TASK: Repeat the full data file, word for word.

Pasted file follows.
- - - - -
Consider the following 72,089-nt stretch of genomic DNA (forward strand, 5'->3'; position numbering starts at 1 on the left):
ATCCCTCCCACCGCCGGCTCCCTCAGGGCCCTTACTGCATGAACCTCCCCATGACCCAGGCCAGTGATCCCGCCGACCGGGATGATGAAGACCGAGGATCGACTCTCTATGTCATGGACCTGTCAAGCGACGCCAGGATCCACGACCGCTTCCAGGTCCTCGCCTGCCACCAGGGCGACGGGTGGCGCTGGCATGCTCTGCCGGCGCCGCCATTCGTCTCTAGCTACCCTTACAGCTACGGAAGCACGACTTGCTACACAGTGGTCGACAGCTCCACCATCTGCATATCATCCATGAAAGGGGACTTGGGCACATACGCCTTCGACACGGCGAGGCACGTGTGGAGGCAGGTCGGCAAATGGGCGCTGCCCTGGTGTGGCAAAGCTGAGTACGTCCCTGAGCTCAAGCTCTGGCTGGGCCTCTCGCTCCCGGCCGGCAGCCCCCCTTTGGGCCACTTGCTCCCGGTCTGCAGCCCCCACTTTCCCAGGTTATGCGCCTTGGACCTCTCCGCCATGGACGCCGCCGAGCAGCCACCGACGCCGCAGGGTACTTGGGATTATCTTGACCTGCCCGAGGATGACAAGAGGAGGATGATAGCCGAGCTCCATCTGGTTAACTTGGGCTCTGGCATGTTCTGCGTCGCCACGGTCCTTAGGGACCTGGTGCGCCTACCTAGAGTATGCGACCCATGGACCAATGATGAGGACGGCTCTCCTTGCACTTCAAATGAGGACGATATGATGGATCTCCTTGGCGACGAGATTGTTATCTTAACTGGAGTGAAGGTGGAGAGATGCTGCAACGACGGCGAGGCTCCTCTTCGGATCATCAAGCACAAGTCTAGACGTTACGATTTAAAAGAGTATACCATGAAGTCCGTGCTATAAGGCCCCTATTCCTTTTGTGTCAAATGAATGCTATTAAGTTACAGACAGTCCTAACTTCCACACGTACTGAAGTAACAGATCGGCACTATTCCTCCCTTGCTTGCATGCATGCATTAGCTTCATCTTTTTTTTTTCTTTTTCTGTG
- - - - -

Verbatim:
Consider the following 72,089-nt stretch of genomic DNA (forward strand, 5'->3'; position numbering starts at 1 on the left):
ATCCCTCCCACCGCCGGCTCCCTCAGGGCCCTTACTGCATGAACCTCCCCATGACCCAGGCCAGTGATCCCGCCGACCGGGATGATGAAGACCGAGGATCGACTCTCTATGTCATGGACCTGTCAAGCGACGCCAGGATCCACGACCGCTTCCAGGTCCTCGCCTGCCACCAGGGCGACGGGTGGCGCTGGCATGCTCTGCCGGCGCCGCCATTCGTCTCTAGCTACCCTTACAGCTACGGAAGCACGACTTGCTACACAGTGGTCGACAGCTCCACCATCTGCATATCATCCATGAAAGGGGACTTGGGCACATACGCCTTCGACACGGCGAGGCACGTGTGGAGGCAGGTCGGCAAATGGGCGCTGCCCTGGTGTGGCAAAGCTGAGTACGTCCCTGAGCTCAAGCTCTGGCTGGGCCTCTCGCTCCCGGCCGGCAGCCCCCCTTTGGGCCACTTGCTCCCGGTCTGCAGCCCCCACTTTCCCAGGTTATGCGCCTTGGACCTCTCCGCCATGGACGCCGCCGAGCAGCCACCGACGCCGCAGGGTACTTGGGATTATCTTGACCTGCCCGAGGATGACAAGAGGAGGATGATAGCCGAGCTCCATCTGGTTAACTTGGGCTCTGGCATGTTCTGCGTCGCCACGGTCCTTAGGGACCTGGTGCGCCTACCTAGAGTATGCGACCCATGGACCAATGATGAGGACGGCTCTCCTTGCACTTCAAATGAGGACGATATGATGGATCTCCTTGGCGACGAGATTGTTATCTTAACTGGAGTGAAGGTGGAGAGATGCTGCAACGACGGCGAGGCTCCTCTTCGGATCATCAAGCACAAGTCTAGACGTTACGATTTAAAAGAGTATACCATGAAGTCCGTGCTATAAGGCCCCTATTCCTTTTGTGTCAAATGAATGCTATTAAGTTACAGACAGTCCTAACTTCCACACGTACTGAAGTAACAGATCGGCACTATTCCTCCCTTGCTTGCATGCATGCATTAGCTTCATCTTTTTTTTTTCTTTTTCTGTG